If Romano and company fail in West Dallas, the three investors aren’t likely to end up out in the street, but there is still a good deal of money and pride on the line.
“I do things for three reasons,” Romano says. “One is to make money. Well, I’ve made enough. The second thing is you do it for social recognition. Well, enough people know who I am. I can’t get drunk in town or I’ll get in trouble. And the third thing I do things for is intrinsic value. You do things because it makes you feel good. This whole project for me makes me feel like I am really doing something good for the city.”
Off Singleton, in a block-long warehouse that houses the West Dallas Investment offices, a large model shows a vision for the new West Dallas: high-rise hotels and office buildings flocked by four- and five-story apartments. Boulevards cut south from Singleton and under the railroad tracks that run out from Dallas toward Fort Worth. Around the railroad, there’s a commuter rail station at the center of a dense cluster of buildings. West Dallas looks like a second downtown.The model isn’t West Dallas Investment’s plan; it was created by urban design students as a vision for the area. It also isn’t the only vision that has been proposed. The West Dallas Urban Structure and Guidelines is a planning document that was created by the CityDesign Studio, a publicly and privately funded urban planning organization that offices in City Hall, over the course of a year with input from neighbors and stakeholders, including West Dallas Investments, and adopted by the City Council in 2011. Like the model, it lays out a vision for the area that includes a mix of high-density commercial uses and urban neighborhoods. It shows development that spans the railroad tracks (a commuter rail connecting Dallas to Fort Worth using the tracks through West Dallas is included in the North Central Texas Council of Governments 2035 Mobility Plan) and spills from the West Dallas Investments’ property into the West Commerce corridor continuing all the way to Interstate 30.
On the walls of the office, there’s a third vision, West Dallas Investments’ own renderings of its future development. Pictures show warehouses retrofitted with restaurants and retail shops, wrapped with four- and five-story apartment buildings, streets and pedestrian corridors teeming with cartoonish renderings of happy visitors to the new West Dallas. “We’re going to be the gateway to West Dallas,” Romano says.
All of these renderings are still fantasies. When D Magazine went to print in late November, not a single multifamily development deal had been inked. But the trio insists they are close. Romano says developer Robert Shaw, a key figure in the development of State Thomas, is looking at the project. Fitts says a developer is looking to invest heavily in the vision, rolling out 10 phases of 300-unit apartment buildings, the first breaking ground before the end of 2013.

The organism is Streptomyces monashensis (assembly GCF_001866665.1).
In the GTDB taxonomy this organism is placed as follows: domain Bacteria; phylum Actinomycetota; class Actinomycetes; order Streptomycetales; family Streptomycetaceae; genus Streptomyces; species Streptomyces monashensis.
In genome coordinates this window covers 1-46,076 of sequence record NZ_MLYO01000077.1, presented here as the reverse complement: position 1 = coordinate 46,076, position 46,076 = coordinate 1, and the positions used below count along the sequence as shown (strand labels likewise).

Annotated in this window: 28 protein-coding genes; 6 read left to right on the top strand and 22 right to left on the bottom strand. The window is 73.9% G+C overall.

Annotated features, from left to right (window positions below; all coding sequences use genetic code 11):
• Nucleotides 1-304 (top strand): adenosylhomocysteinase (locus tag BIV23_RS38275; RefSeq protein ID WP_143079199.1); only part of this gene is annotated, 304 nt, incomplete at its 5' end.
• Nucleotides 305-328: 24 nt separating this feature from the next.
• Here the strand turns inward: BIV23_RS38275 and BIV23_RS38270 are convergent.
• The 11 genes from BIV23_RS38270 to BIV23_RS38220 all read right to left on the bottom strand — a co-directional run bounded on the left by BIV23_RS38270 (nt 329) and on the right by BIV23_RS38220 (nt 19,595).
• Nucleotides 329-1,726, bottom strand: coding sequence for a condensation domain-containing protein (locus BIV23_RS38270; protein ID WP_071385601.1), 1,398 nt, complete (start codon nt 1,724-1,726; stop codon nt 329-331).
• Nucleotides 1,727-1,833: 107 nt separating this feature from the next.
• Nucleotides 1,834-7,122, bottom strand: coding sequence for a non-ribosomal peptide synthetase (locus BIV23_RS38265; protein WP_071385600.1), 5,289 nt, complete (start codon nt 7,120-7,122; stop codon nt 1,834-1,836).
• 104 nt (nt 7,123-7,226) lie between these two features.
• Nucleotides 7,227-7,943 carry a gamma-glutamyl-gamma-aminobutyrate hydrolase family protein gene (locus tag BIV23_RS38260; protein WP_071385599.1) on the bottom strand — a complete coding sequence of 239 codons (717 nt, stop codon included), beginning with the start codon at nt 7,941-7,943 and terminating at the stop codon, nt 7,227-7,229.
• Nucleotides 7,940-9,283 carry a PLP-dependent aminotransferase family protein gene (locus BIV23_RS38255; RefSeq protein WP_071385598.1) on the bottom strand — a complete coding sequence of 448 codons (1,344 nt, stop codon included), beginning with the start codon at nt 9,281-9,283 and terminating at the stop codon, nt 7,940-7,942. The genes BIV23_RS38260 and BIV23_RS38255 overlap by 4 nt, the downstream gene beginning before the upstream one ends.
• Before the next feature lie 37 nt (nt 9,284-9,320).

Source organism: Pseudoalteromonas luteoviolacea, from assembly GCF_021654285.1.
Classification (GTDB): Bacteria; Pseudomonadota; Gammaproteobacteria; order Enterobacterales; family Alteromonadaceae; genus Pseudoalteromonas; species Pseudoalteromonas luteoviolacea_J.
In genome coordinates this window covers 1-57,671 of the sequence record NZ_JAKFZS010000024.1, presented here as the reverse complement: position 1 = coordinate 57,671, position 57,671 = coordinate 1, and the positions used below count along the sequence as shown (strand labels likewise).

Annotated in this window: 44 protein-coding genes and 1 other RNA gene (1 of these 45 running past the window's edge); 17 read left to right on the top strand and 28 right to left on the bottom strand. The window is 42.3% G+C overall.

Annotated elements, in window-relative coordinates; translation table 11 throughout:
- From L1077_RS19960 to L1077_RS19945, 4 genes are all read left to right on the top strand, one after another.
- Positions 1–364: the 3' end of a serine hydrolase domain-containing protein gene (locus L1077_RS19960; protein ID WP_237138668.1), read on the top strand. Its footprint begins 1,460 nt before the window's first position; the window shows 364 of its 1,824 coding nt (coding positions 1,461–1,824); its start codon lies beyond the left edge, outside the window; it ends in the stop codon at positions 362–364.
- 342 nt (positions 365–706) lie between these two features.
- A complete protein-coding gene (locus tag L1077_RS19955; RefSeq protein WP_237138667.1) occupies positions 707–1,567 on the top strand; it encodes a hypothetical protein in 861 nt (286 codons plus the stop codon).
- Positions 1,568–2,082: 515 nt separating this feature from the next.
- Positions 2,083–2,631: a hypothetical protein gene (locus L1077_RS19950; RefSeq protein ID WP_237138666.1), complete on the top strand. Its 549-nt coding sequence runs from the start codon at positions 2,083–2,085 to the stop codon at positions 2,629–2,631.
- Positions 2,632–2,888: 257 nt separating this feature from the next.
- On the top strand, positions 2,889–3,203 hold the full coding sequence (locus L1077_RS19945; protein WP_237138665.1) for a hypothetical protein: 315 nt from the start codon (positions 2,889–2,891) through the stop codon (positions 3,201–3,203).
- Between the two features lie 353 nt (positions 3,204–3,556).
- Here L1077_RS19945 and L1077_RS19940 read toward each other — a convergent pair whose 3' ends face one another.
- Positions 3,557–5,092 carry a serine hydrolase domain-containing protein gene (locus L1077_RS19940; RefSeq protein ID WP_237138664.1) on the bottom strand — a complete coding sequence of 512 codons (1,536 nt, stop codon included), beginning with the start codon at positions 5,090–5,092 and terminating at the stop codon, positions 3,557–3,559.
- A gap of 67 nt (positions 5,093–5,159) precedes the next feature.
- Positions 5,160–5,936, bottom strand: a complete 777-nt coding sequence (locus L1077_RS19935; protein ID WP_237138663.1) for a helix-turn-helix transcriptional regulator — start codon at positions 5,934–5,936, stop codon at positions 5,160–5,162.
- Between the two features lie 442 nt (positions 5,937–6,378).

West Dallas Investments isn’t your typical land speculator. They want to stay involved in the development of West Dallas long term, not just by flipping their accumulated lots to developers, but staying actively invested in the projects, making sure, as the characteristically self-reliant Romano puts it, “it is done right.” Appropriately enough, the first phase of Romano and company’s “right” urban development is a restaurant project.
Before bringing in the property developers, West Dallas Investments is trying to make West Dallas attractive, to “add value,” by making it a hot dining neighborhood. Romano’s idea is a concept he is calling a “restaurant incubator.” The biggest obstacle that faces a chef or a budding restaurateur that dreams of opening his own place is often finding capital. There’s rent, the cost of equipping a kitchen, funding staff salaries, etc. At Romano’s incubator, called Trinity Groves, Romano and a team of investors (separate from WDI) will survey applications for new restaurant concepts. If they like an idea, they will put up the cash to open the concept in West Dallas. They will even forgo rent in exchange for 6 percent of the sales. In return, the investment group will own half the restaurant.
The catch: each restaurant idea must be scalable. If a restaurant concept in the incubator works, then the Trinity Groves investors stand to make a bundle franchising it out across the country. If it doesn’t work, then it will be swapped with another fresh idea. Romano calls it a win-win for the investors making a return on their initial investment, for the young chefs who get a shot at opening their own place, and for the neighborhood, which will be continually cycling through the latest trendy eateries.
The idea has already proven attractive to potential restaurant operators. Trinity Groves has about 20 spots to fill, and already more than 200 applications have flooded in. The first two spots, Babbs Bros. BBQ and Hofmann Hots (“Which will do for the hot dog what Fuddruckers did to the burger,” Romano says), are open. Romano says a production company in Los Angeles has also reached out to him expressing interest in shooting a food-themed reality TV competition show at the restaurant incubator.
In addition to dining, West Dallas Investments also wants to attract compatible amenities like art and theater. They have already deliberately sought out arts groups, knowing that creative types are often the first to settle an on-the-edge area of a city. Art collectives and avant-garde theater groups have already staged shows and exhibitions in WDI’s empty warehouses, and The Dallas Contemporary commissioned the well-known street artist Shepard Fairey to paint murals on some of WDI’s buildings featuring two contradictory, ironic commands: “Rise Above” and “Obey.”